a question

are poems ensconced somewhere inside my mind
like some hidden treasure I’m trying to find

or demons we summon with blood sacrifices
an addiction we feed with the rest of our vices

from erudite sex after months of gestation
or some kind of socially safe masturbation

are they sculpted completely in only a moment
or are we shaping slowly and don’t even know it

is a poem a seedling becoming a tree
or some captive bird that we have to set free

for some, I suppose, it’s a source of contention
but I think that most poems start out as a question.


The boys found a field mouse family’s
burrow beneath one of their tents.
The mother ran under a bush to watch
as the scouts inspected the shallow trench.
In the earth she’d made a careful nest,
laid with cotton fluff and fine, dry grass
for the naked body of a birth-blind pup,
which chirped as it searched for her in the dirt.
I covered the place with a piece of bark,
and whispered to boys to step away and watch
the mother come back from where she’d fled.
They crushed her pup with a rock instead.

Something in Writing

There is something in writing

                greater than the simple groups of letters

                            through which we meet our restless thoughts,

                            which breathes a vibrant life into the words,

                that transcends sentences of meaning,

that recreates something in reading.

JWNODY Before Exit

A woman with short hair and a red sweater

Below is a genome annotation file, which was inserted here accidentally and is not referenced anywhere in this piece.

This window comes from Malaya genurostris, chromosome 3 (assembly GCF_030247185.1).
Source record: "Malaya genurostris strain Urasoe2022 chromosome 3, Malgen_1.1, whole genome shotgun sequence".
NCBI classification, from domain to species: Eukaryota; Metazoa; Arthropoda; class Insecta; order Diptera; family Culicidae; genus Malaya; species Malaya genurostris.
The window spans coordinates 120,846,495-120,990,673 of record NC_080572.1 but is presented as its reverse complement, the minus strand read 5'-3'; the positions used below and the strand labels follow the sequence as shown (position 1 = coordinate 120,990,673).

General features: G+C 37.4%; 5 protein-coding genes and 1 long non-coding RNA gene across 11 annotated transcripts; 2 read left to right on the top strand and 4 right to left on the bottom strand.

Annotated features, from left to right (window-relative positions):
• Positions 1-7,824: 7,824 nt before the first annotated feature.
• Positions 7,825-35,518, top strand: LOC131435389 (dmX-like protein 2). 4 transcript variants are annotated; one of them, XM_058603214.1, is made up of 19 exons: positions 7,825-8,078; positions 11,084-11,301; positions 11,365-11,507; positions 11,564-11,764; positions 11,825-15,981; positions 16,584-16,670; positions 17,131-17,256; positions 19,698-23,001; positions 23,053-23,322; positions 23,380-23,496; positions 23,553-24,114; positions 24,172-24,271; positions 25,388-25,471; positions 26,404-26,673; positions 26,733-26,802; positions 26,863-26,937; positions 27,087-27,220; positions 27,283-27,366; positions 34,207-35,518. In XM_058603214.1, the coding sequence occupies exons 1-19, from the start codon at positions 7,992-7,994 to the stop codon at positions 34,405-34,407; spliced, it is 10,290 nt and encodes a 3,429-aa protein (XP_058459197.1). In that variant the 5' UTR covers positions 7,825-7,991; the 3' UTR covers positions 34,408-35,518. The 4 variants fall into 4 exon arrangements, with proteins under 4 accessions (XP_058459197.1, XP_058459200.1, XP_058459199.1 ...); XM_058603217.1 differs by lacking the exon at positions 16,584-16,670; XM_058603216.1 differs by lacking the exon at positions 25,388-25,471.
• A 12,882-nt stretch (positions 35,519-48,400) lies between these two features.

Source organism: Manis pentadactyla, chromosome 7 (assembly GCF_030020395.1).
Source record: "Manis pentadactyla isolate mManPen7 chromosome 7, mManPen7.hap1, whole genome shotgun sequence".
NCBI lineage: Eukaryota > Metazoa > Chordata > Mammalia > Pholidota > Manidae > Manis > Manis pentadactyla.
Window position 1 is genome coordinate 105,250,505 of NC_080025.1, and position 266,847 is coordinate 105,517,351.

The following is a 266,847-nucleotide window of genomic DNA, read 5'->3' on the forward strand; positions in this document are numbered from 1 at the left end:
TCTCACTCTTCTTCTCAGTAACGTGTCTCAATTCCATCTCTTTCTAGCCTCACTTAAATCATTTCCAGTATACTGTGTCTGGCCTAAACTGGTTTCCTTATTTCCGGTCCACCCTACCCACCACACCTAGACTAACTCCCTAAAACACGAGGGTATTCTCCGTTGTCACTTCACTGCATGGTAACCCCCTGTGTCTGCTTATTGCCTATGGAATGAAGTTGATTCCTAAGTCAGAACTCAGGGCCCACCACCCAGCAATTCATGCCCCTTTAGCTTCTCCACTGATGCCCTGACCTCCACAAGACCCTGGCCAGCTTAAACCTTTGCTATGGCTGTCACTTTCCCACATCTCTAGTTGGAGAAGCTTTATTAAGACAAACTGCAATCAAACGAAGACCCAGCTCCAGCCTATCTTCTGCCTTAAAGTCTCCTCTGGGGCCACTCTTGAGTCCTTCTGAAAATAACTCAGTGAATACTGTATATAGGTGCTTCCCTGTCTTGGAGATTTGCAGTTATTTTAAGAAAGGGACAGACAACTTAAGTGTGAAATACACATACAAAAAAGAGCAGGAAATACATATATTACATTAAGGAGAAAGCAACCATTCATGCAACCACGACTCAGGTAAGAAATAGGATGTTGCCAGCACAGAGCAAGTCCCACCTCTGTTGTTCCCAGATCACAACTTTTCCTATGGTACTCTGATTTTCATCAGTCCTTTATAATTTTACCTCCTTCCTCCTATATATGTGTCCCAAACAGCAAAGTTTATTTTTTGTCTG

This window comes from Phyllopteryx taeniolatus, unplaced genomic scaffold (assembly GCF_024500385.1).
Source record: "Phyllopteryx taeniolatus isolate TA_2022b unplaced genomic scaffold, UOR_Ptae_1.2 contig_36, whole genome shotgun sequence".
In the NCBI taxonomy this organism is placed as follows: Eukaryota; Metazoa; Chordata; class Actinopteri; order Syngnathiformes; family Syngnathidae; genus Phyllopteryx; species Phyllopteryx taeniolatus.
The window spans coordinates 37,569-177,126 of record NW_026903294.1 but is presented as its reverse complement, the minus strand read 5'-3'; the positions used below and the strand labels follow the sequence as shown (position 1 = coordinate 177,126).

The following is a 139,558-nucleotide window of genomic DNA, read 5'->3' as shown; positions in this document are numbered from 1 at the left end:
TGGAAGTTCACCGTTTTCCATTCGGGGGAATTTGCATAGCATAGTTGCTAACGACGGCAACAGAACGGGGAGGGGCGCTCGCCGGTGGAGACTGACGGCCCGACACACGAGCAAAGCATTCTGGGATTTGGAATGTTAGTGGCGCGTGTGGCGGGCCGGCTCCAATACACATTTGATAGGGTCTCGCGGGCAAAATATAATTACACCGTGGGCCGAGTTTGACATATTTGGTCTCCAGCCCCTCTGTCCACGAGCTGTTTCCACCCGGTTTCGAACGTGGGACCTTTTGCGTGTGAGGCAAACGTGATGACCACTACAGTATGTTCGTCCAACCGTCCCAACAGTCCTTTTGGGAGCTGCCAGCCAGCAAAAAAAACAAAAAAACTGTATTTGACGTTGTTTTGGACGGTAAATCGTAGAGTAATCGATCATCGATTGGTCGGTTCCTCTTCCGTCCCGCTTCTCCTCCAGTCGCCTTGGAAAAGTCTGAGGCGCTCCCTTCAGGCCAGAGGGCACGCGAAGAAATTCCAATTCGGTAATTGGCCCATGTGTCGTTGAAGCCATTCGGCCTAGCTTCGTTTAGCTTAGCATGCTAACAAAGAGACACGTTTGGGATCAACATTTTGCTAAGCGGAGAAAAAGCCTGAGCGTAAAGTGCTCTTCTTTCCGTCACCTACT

smiles into the camera as she explains
that she’s been very busy lately,
and her mind is a little jumbled.
She’s been preparing to meet Ti
and the other level-above-humans
in a ship behind the Hale-Bopp comet,
which is passing by Earth a few days prior
to the planet’s recycling.
She talks about business and
casually recounts a few anecdotes.
With a coquettish grin she tells the group’s clients:
“you might need to get someone else
to finish up your website right now.”
There is chuckling behind the camera.
“And one last thing we’d like to say is”
here she taps the space above her left breast,
Star Trek style,
“Thirty-nine to beam up.”
More laughter this time.
Someone claps as the clip fades.
On the surface it’s just a funny way to end a vlog,
only she isn’t joking.
They really were all taken away—
in body bags after they killed themselves.

Interview with a Zyklon B Handler

You must keep your reasons for doing it
in the forefront of your mind at all times.
There may be things you like about your victims,
things your mind will tell you to try and stop you;
there may be consequences you’d rather not deal with—
mourning families, a guilty conscience,
pleading, begging,
a sleepless night or two,
that sort of thing—
but when the moment comes to kill
the time for such considerations is past.
The death will have pros and cons,
which is why it’s always a sacrifice.
You make a compromise with the universe
when you decide to take a life:
“I’m willing to give up this person’s good traits
to get rid of their bad ones.”
So you tell yourself whatever you need to;
you do what you have to, and,
depending on how well you’ve convinced yourself,
the universe may hold you to a debt of guilt.
You may wish there was another way,
but you can’t just kill a part of someone—
you cannot choose which portions to get rid of—
you have to kill all of them,
the whole body, you understand?
You cannot kill the Jewish in someone and keep the body.
And the Jews were all one body.
There were good people,
men, women, children, even infants…
you had to kill all of them.
They were sacrifices for the future of Deutschland,
a burnt offering made to the god of the Reich.
We didn’t hate the human part of them,
just the Jewish part, and
we hated it enough—
we knew the reasons well enough—
that we were willing to sacrifice the humans
to be forever rid of the Jew.